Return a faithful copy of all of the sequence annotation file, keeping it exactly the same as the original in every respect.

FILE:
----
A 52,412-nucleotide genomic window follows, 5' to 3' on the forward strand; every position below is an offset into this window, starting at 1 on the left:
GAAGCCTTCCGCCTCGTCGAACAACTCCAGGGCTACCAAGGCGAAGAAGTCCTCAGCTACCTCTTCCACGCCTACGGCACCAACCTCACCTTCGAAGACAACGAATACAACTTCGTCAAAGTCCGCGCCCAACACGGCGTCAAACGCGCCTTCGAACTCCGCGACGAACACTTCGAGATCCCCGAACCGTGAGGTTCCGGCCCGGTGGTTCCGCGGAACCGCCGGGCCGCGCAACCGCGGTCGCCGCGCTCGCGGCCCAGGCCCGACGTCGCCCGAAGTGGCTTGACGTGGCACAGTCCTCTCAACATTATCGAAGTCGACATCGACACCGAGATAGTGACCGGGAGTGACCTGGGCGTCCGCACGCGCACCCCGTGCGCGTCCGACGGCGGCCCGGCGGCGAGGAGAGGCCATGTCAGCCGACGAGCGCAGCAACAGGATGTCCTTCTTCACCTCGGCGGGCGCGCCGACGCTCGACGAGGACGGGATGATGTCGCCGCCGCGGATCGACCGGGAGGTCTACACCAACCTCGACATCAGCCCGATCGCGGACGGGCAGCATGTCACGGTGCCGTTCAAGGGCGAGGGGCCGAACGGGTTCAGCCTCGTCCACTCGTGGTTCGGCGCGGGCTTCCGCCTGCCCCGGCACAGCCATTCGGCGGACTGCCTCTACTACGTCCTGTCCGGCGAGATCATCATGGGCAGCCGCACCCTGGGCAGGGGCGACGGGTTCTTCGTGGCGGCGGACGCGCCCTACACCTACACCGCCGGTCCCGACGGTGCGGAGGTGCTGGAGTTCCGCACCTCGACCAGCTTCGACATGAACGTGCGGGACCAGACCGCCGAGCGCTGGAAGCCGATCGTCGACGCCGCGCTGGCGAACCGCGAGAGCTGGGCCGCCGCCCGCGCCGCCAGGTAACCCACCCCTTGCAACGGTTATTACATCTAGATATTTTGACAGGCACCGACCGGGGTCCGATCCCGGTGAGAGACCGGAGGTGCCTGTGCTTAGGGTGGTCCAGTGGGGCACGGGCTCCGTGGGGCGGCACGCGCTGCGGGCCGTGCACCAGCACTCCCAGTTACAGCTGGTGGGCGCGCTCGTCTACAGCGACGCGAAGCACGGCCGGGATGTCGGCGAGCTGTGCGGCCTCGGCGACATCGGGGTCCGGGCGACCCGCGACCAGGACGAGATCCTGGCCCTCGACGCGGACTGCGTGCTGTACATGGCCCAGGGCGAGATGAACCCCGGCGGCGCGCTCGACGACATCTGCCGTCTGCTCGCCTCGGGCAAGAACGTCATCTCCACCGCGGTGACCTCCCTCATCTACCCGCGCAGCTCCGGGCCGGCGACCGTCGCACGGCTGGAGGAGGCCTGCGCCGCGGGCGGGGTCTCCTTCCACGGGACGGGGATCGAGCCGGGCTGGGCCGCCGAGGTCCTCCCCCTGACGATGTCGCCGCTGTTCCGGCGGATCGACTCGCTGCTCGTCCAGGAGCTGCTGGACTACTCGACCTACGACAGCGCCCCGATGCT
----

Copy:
A 52,412-nucleotide genomic window follows, 5' to 3' on the forward strand; every position below is an offset into this window, starting at 1 on the left:
GAAGCCTTCCGCCTCGTCGAACAACTCCAGGGCTACCAAGGCGAAGAAGTCCTCAGCTACCTCTTCCACGCCTACGGCACCAACCTCACCTTCGAAGACAACGAATACAACTTCGTCAAAGTCCGCGCCCAACACGGCGTCAAACGCGCCTTCGAACTCCGCGACGAACACTTCGAGATCCCCGAACCGTGAGGTTCCGGCCCGGTGGTTCCGCGGAACCGCCGGGCCGCGCAACCGCGGTCGCCGCGCTCGCGGCCCAGGCCCGACGTCGCCCGAAGTGGCTTGACGTGGCACAGTCCTCTCAACATTATCGAAGTCGACATCGACACCGAGATAGTGACCGGGAGTGACCTGGGCGTCCGCACGCGCACCCCGTGCGCGTCCGACGGCGGCCCGGCGGCGAGGAGAGGCCATGTCAGCCGACGAGCGCAGCAACAGGATGTCCTTCTTCACCTCGGCGGGCGCGCCGACGCTCGACGAGGACGGGATGATGTCGCCGCCGCGGATCGACCGGGAGGTCTACACCAACCTCGACATCAGCCCGATCGCGGACGGGCAGCATGTCACGGTGCCGTTCAAGGGCGAGGGGCCGAACGGGTTCAGCCTCGTCCACTCGTGGTTCGGCGCGGGCTTCCGCCTGCCCCGGCACAGCCATTCGGCGGACTGCCTCTACTACGTCCTGTCCGGCGAGATCATCATGGGCAGCCGCACCCTGGGCAGGGGCGACGGGTTCTTCGTGGCGGCGGACGCGCCCTACACCTACACCGCCGGTCCCGACGGTGCGGAGGTGCTGGAGTTCCGCACCTCGACCAGCTTCGACATGAACGTGCGGGACCAGACCGCCGAGCGCTGGAAGCCGATCGTCGACGCCGCGCTGGCGAACCGCGAGAGCTGGGCCGCCGCCCGCGCCGCCAGGTAACCCACCCCTTGCAACGGTTATTACATCTAGATATTTTGACAGGCACCGACCGGGGTCCGATCCCGGTGAGAGACCGGAGGTGCCTGTGCTTAGGGTGGTCCAGTGGGGCACGGGCTCCGTGGGGCGGCACGCGCTGCGGGCCGTGCACCAGCACTCCCAGTTACAGCTGGTGGGCGCGCTCGTCTACAGCGACGCGAAGCACGGCCGGGATGTCGGCGAGCTGTGCGGCCTCGGCGACATCGGGGTCCGGGCGACCCGCGACCAGGACGAGATCCTGGCCCTCGACGCGGACTGCGTGCTGTACATGGCCCAGGGCGAGATGAACCCCGGCGGCGCGCTCGACGACATCTGCCGTCTGCTCGCCTCGGGCAAGAACGTCATCTCCACCGCGGTGACCTCCCTCATCTACCCGCGCAGCTCCGGGCCGGCGACCGTCGCACGGCTGGAGGAGGCCTGCGCCGCGGGCGGGGTCTCCTTCCACGGGACGGGGATCGAGCCGGGCTGGGCCGCCGAGGTCCTCCCCCTGACGATGTCGCCGCTGTTCCGGCGGATCGACTCGCTGCTCGTCCAGGAGCTGCTGGACTACTCGACCTACGACAGCGCCCCGATGCT